Basic Information About Prostate Cancer
Cancer is a disease in which cells in the body grow out of control. When cancer starts in the prostate, it is called prostate cancer. Except for skin cancer, prostate cancer is the most common cancer in American men.
Many men with prostate cancer—especially those with tumors that have not spread beyond the prostate—die of other causes without ever having any symptoms from the cancer. Overall, about 96% of men who are diagnosed with prostate cancer are still alive five years later.
When cancer starts in the prostate, it is called prostate cancer. The prostate is a part of the male reproductive system.
All men are at risk for prostate cancer. The most common risk factor is age. Some men are at increased risk for prostate cancer.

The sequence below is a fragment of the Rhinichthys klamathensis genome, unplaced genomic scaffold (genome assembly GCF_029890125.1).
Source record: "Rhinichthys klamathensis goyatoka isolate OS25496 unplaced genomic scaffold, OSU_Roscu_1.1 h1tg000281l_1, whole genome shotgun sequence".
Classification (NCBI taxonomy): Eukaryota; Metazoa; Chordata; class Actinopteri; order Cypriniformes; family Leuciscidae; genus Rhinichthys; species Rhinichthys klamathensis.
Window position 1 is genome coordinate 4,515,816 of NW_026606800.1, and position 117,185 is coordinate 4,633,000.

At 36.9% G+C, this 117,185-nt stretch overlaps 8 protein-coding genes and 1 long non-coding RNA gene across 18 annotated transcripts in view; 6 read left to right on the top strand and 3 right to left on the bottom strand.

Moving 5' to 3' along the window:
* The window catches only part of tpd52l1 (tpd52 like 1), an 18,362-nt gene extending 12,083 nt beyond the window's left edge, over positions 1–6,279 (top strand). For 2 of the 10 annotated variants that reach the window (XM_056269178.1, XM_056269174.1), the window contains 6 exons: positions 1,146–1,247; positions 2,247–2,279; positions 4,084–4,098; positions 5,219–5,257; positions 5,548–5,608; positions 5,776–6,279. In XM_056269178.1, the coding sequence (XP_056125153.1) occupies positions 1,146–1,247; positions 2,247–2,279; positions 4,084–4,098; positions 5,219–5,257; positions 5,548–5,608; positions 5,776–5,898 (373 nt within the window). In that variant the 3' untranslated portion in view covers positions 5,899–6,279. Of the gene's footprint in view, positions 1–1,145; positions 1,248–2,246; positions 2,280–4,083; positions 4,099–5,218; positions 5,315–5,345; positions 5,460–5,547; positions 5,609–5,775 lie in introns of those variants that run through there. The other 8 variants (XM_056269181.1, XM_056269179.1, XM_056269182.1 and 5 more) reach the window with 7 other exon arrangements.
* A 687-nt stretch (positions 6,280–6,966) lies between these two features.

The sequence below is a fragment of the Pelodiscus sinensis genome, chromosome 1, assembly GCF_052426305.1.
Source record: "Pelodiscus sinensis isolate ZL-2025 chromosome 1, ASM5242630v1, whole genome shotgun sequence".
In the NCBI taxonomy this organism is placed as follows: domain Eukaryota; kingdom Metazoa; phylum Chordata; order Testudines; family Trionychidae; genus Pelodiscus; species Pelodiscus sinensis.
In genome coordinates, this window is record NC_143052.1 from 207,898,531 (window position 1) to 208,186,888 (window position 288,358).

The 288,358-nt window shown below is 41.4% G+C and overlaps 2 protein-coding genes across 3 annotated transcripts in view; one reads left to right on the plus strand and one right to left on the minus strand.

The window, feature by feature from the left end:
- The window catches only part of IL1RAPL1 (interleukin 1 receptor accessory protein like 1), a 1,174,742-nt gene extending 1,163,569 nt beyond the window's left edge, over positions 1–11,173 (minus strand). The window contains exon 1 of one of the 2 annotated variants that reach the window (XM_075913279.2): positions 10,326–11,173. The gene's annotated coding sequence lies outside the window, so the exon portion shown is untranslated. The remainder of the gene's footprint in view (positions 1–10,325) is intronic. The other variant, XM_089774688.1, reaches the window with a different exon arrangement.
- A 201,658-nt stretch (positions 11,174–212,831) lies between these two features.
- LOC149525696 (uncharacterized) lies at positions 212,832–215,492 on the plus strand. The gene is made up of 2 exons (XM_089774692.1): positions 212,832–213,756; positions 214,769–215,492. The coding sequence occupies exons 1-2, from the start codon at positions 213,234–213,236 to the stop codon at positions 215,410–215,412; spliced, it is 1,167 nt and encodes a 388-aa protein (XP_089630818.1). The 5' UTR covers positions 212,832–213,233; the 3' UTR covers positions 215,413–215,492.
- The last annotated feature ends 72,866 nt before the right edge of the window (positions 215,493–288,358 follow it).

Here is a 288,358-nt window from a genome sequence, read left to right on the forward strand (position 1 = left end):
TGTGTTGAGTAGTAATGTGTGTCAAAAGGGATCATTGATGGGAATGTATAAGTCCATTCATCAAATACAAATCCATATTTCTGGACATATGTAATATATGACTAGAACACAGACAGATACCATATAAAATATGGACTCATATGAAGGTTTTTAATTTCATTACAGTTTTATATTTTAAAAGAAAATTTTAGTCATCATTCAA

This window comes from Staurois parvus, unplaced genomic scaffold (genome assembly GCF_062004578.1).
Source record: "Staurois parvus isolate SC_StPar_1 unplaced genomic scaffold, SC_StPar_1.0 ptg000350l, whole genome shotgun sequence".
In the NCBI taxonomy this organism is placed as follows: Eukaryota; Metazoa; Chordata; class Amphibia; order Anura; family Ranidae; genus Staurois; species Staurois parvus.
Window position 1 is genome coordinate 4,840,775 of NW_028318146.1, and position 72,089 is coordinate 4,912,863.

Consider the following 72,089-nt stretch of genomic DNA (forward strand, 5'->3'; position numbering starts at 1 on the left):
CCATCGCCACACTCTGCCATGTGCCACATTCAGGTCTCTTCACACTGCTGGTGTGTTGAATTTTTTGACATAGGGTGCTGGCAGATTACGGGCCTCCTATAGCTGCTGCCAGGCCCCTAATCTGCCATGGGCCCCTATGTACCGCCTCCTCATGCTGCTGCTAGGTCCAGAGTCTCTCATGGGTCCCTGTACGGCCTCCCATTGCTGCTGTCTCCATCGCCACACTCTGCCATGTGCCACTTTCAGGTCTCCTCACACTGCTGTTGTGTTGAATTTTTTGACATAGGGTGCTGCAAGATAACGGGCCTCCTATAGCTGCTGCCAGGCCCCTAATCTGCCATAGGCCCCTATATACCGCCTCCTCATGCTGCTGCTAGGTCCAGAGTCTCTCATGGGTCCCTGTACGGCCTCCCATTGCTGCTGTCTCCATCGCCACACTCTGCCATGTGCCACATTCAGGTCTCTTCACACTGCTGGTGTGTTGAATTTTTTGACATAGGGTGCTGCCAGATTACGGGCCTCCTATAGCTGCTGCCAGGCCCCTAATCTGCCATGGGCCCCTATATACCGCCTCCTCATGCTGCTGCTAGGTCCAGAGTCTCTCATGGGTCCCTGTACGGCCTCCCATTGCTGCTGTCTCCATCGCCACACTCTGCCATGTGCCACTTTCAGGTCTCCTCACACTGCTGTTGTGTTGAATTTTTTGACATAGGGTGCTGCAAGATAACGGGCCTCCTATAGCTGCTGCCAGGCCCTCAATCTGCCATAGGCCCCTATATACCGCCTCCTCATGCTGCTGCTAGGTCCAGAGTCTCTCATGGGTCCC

Different men have different symptoms for prostate cancer. Some men do not have symptoms at all. See a list of possible symptoms.
Cancer screening means looking for cancer before it causes symptoms. There is no standard test to screen for prostate cancer. Two tests that are commonly used to screen for prostate cancer are a prostate specific antigen (PSA) test and a digital rectal examination (DRE).
If you are thinking about being screened, you and your doctor should consider your personal risk factors and how you value the potential benefits and harms of screening, diagnosis, and treatment.
The goal of screening for prostate cancer is to find cancers that may be at high risk for spreading if not treated, and to find them early before they spread.
A biopsy is the main tool for diagnosing prostate cancer.
Different types of treatment are available for prostate cancer. You and your doctor will decide which treatment is right for you.